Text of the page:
Mysterious bare spots called “fairy circles” dotting the sandy desert grasslands of Nambia have long stumped scientists who have no idea how they form.
Fairy circles crop up in regular patterns along a narrow strip of the Namib Desert between mid-Angola and northwestern South Africa, and can persist for decades.
HuffPo reports the cause of these desert pockmarks has been widely debated, but a species of sand termite, Psammotermes allocerus, could be behind the mysterious dirt rings, suggests a study published yesterday in the journal Science.
Scientists have offered many ideas about the circles’ origin, ranging from “self-organizing vegetation dynamics” to carnivorous ants. Termites have been proposed before, but there wasn’t much evidence to support that theory. While studying the strange patterns, biologist Norbert Juergens of the University of Hamburg noticed that wherever he found the dirt patches (the barren centers inside fairy circles), he also found sand termites.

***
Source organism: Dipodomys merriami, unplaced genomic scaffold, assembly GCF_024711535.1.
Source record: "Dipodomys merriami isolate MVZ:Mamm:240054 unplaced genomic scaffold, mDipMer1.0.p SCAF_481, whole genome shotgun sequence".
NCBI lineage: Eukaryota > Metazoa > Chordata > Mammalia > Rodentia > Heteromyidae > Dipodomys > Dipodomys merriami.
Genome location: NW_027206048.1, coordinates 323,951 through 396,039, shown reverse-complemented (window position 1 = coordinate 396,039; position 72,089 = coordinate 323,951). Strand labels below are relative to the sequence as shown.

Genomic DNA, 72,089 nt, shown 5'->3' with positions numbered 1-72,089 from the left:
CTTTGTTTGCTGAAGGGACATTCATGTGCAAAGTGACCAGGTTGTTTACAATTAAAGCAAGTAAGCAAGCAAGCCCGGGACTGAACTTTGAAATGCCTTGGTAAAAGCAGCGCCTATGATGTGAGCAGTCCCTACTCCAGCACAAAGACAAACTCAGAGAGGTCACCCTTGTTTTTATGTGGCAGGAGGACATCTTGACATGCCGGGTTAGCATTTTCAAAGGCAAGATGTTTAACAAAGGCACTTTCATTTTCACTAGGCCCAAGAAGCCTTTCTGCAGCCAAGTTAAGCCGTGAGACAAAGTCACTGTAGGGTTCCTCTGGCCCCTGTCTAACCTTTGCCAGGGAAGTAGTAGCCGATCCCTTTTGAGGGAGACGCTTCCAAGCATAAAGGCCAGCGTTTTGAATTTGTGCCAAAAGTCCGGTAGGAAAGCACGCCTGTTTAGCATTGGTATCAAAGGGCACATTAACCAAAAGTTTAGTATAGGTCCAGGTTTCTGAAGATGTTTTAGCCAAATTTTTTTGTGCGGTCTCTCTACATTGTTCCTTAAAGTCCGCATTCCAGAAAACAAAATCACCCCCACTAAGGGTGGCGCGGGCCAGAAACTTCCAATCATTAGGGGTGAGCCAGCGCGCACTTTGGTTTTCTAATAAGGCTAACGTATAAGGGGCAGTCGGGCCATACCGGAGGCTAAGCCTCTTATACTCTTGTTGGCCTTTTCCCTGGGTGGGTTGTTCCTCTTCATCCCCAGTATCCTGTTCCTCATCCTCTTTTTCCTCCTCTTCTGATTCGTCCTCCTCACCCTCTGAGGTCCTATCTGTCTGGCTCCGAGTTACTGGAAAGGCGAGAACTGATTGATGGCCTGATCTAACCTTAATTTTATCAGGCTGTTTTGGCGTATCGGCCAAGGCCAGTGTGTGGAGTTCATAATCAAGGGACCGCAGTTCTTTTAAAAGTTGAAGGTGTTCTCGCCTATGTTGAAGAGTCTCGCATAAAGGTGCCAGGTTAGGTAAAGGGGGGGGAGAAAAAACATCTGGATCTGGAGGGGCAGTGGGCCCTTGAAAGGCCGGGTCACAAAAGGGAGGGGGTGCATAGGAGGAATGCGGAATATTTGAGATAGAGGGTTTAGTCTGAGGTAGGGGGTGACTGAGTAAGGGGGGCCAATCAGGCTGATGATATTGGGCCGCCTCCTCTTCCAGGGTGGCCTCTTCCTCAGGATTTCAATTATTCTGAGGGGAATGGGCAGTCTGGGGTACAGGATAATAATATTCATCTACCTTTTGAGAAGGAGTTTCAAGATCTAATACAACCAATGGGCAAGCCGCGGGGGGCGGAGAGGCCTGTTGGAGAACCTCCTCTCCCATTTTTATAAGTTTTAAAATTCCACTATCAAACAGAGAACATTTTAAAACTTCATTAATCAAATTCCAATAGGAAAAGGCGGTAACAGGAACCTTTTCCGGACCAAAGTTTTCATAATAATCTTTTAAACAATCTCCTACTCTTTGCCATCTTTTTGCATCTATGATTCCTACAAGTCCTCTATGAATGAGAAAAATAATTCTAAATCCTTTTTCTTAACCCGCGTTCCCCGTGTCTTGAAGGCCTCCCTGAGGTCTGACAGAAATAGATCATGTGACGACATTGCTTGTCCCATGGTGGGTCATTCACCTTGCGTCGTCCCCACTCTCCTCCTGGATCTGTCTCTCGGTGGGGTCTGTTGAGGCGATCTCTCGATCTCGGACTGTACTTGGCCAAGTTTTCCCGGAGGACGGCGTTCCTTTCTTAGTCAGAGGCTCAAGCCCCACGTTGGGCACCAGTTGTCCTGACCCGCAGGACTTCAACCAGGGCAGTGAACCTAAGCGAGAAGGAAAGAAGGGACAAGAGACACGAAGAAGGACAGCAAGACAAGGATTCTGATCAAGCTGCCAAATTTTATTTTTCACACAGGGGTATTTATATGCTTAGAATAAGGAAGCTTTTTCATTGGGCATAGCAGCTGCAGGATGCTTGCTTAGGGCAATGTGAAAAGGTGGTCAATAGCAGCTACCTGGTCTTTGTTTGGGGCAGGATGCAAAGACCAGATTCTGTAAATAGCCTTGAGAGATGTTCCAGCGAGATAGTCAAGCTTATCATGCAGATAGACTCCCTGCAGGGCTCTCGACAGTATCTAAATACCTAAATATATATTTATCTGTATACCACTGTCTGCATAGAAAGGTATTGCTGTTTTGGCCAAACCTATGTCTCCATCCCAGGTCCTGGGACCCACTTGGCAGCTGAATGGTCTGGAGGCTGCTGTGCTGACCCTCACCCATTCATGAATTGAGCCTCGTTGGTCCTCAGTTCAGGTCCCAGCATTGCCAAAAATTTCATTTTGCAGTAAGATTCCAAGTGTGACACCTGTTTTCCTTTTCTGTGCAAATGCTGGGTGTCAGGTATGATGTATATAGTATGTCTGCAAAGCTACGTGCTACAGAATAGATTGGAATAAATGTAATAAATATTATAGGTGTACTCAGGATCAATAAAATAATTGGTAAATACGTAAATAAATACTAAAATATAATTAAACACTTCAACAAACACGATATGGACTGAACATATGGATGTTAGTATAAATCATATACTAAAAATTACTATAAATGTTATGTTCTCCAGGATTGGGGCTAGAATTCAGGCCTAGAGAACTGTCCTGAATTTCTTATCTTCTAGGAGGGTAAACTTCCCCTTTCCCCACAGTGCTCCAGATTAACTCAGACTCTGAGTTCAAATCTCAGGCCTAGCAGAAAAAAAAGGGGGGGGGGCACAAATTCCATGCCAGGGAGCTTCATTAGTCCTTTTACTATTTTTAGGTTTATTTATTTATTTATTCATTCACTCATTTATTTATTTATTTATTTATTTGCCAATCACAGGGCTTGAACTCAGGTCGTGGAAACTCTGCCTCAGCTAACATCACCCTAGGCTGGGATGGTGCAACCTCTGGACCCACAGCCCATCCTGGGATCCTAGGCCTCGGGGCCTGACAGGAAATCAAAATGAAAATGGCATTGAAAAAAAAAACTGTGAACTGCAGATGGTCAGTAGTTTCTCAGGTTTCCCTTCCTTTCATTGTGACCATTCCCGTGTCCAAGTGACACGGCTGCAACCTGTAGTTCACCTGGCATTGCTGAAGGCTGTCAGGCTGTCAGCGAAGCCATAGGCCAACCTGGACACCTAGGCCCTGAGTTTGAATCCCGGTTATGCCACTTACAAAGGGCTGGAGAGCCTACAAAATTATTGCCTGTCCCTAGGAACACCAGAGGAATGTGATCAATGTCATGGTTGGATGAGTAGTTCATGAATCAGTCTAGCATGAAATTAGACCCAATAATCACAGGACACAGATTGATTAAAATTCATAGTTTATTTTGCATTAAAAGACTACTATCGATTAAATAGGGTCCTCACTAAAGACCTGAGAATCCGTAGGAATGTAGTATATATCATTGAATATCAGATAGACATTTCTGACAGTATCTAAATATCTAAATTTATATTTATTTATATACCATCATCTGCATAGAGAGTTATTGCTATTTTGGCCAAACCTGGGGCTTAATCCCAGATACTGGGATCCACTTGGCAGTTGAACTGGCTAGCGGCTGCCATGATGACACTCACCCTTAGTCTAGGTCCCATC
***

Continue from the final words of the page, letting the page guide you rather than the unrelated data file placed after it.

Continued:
According to LiveScience, the smallest fairy circles are about 6.5 feet (2 meters) in diameter, while the largest can be almost 40 feet (12 m) across. Eventually, plants move back in, re-colonizing the circles and leaving only slightly indented “ghost circles” behind. And a study published June 27, 2012 in the journal PLOS ONE, suggested the small circles stick around for about 24 years, while the larger ones stay put as long as 75 years.
Credit: Mike and Ann Scott of the Namib Rand Nature Reserve
Credit: Image courtesy of N. Juergens
Have a fun, safe Easter weekend everyone! 🙂 j & B